While the youthful inexperience of the offensive line is a concern, it’s also a legit reason to believe that they will get better. Offensive linemen often need a few seasons to build the necessary strength and technique to take on veteran defensive linemen. While Eric Fisher in particular was a disappointment last season, he doesn’t strike me as the kind to pack it in. I have no proof that Fisher will be greatly improved, but I can say that I 100-percent believe that Fisher will work as hard as possible to get stronger and work on his technique to try and make it happen. Stephenson has flashed some potential in his limited playing time as well and Rodney Hudson is a promising center with only just a little over one season of actual playing time.
The only way to develop your own players is to eventually let them play. I’m not saying that the Chiefs should just hand over starting spots to players like Sanders Commings or Rishaw Johnson just because you want to develop them, but you at least give those players a chance to come in and try to compete for those spots. Let’s say that based on what they’ve seen in practice and in the week 17 game against San Diego that KC thinks Johnson can be their starting RG this season, then it wouldn’t make sense to sign a high-dollar free agent at that same position. You bring in a couple veteran options to compete (like Jeff Linkenbach) and give the young player a chance to earn it. Same for the starting safety spot. Maybe KC drafts a safety in the mid rounds and then lets that player compete with Commings and Husain Abdullah for the starting spot, with the best man winning.
Commings and fellow second-year player, tight end Travis Kelce are two wild cards that could become starters, or at least key contributors, that KC didn’t have last season without spending a dime if they can both successfully return from injuries.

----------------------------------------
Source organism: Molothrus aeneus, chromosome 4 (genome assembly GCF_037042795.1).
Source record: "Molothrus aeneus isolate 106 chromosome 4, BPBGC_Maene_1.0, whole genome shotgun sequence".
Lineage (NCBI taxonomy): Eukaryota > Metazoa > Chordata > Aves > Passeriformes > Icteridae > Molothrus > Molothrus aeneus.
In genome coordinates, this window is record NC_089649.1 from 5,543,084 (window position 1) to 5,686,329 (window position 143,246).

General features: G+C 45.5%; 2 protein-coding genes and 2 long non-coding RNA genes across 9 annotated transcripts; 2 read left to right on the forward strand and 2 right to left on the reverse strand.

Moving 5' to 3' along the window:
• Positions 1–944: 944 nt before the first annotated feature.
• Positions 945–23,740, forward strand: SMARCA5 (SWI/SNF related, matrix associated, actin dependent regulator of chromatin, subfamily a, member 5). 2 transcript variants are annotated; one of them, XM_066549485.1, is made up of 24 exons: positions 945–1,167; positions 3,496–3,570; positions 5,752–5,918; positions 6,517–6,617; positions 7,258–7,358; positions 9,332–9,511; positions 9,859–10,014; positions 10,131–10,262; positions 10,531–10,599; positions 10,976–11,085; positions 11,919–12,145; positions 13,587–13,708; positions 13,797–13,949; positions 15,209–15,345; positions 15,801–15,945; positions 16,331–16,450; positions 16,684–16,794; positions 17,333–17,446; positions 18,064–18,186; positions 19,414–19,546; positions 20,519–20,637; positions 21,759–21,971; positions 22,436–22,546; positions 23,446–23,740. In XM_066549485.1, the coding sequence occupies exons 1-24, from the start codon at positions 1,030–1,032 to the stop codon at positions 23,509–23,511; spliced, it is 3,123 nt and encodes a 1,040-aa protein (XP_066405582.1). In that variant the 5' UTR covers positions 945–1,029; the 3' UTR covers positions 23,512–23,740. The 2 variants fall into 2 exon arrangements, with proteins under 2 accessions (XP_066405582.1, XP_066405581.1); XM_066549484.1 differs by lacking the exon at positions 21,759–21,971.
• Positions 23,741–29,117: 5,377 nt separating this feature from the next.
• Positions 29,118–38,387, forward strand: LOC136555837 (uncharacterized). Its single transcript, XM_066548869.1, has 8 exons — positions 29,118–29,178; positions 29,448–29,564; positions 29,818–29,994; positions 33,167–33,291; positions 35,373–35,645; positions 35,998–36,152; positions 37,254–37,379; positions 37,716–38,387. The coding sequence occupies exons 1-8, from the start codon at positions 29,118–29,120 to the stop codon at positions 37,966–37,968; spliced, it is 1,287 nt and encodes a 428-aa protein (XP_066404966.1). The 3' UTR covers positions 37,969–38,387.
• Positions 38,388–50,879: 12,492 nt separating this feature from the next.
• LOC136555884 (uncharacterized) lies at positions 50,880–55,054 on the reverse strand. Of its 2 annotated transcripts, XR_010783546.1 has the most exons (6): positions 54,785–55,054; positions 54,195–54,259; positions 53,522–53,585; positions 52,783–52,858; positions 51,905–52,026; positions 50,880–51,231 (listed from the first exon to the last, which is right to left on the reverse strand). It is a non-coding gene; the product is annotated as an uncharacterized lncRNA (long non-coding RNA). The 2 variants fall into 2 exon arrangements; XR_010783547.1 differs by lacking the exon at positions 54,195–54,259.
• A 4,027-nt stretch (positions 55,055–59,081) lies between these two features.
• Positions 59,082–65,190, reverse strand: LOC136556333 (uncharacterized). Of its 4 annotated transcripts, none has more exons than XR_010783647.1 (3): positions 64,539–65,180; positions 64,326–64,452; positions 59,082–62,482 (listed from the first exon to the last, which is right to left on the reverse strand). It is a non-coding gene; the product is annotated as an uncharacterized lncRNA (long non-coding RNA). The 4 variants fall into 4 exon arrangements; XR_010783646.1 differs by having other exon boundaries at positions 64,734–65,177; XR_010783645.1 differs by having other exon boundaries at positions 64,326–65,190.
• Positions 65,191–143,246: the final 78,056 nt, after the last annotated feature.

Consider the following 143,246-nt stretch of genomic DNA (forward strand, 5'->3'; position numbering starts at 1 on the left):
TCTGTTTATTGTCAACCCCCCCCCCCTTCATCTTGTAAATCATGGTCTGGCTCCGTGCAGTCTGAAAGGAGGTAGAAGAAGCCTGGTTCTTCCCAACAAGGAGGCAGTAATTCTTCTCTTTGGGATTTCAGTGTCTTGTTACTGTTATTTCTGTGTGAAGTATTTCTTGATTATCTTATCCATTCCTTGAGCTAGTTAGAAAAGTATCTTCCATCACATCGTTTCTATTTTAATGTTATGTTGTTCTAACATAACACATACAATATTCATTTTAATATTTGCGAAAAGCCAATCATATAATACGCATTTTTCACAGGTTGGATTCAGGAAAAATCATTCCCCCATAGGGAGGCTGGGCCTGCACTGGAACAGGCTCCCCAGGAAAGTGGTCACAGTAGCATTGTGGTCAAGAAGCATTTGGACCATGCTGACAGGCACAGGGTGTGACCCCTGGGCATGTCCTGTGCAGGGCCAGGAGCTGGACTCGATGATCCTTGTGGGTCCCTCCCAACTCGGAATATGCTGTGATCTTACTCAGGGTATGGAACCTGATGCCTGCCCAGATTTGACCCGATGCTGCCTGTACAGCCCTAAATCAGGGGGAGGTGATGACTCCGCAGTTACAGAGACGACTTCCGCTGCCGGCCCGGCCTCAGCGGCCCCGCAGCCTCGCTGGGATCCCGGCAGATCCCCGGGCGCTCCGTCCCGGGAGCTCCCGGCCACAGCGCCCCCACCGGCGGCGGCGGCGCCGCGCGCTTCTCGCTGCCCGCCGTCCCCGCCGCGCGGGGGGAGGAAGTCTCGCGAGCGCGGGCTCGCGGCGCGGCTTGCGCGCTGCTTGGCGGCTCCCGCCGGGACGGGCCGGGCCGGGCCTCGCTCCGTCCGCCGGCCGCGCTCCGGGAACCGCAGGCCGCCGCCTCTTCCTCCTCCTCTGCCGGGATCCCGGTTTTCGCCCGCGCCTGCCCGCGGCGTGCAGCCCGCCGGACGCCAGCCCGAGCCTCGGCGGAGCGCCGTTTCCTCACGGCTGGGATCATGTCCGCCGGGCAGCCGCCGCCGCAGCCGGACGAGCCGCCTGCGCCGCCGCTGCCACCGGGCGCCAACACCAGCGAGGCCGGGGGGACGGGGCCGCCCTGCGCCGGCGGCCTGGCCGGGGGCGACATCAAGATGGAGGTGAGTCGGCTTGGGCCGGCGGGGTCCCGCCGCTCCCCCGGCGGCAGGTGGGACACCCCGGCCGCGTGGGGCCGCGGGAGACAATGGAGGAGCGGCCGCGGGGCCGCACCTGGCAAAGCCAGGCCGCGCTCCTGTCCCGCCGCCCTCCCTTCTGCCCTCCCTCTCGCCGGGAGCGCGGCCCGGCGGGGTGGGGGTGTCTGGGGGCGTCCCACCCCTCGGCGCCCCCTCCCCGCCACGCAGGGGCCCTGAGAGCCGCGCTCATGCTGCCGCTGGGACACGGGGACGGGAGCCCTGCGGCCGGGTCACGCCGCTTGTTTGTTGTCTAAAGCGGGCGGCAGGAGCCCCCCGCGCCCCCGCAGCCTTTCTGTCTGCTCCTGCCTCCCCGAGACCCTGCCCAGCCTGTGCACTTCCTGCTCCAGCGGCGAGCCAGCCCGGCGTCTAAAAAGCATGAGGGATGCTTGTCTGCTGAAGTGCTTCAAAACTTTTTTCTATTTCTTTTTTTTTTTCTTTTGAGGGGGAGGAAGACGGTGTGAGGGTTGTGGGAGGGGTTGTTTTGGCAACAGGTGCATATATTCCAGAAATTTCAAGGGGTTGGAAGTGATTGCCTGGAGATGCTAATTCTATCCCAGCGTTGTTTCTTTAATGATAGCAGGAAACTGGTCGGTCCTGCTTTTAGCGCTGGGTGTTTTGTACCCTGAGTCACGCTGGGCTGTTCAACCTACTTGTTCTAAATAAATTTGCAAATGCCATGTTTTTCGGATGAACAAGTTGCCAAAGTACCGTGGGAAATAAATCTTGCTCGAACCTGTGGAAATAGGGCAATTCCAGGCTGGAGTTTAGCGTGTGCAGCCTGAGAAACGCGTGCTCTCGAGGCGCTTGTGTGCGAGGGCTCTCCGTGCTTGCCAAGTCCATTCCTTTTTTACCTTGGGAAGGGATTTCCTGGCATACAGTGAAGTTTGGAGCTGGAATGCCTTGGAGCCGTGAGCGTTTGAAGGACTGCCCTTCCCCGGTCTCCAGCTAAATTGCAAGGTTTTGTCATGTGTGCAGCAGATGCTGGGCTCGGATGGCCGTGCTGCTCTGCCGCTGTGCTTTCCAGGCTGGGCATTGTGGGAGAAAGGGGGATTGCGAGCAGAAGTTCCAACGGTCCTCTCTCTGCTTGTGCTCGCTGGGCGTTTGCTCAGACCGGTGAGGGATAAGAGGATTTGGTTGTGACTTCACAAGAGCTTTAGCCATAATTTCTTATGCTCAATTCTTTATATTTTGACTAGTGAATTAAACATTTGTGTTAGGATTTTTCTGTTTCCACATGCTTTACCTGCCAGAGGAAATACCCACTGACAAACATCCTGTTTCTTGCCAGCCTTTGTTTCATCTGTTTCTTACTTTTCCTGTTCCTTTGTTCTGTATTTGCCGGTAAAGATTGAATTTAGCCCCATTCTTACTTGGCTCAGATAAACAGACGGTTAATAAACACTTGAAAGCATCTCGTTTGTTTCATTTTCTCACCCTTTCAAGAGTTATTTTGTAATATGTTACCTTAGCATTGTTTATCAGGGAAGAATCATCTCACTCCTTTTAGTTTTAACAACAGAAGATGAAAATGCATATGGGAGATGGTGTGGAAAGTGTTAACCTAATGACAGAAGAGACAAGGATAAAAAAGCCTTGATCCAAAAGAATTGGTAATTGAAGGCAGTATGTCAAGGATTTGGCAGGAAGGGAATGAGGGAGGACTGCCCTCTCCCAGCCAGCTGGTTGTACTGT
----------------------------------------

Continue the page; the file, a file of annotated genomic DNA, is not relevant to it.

We could have another discussion about the development of players like Marcus Cooper and Ron Parker that showed flashes last season. We could discuss the continued development of Dontari Poe who was flat-out dominant at the start of the season but slowly disappeared as the year went on.
The point is, if Kansas City is a “draft and develop” franchise, we as fans have to be able to have the faith and patience to let that process play out. It’s not a process that includes throwing huge contracts at free agents. It’s not a process that relies on a rookie class coming in and having five impact starters right out of the gate. It’s a process that puts the emphasis on the coaches teaching and developing the players that are here. The Chiefs Kingdom was impressed with the job this coaching staff did when they turned around a 2-14 Chiefs team that was a complete disaster and made them into an 11-5 playoff team in their first season here. If they were able to do that in one offseason, shouldn’t we at least give them a chance to show that they can continue to develop the players that are here before we begin to question their approach?
After all, last season wasn’t as much about developing players as it was teaching them all the system and the expectations. Now that those are in place, the development can begin. Can anyone promise you that all these players will develop like we’d like them to? Of course not, but after what this administration did in year one, I’m at least optimistic that it’s possible.
So I’ll continue to watch for any other free agent signings. I’ll be excited to see who KC is able to add in the draft next month. I’ll even search out those draft and offseason “grade cards” to see what the mainstream media think of what the Chiefs did, but I’ll also keep in mind that the real question is if the current Chiefs roster will continue to develop and improve.
It may not be flashy.
It may not grab headlines.
It may not generate a whole lot of web hits.
But I absolutely believe that it’s the number one key to the success of the Kansas City Chiefs in 2014.
As always, thanks for reading and GO CHIEFS!!!!!!!!!!!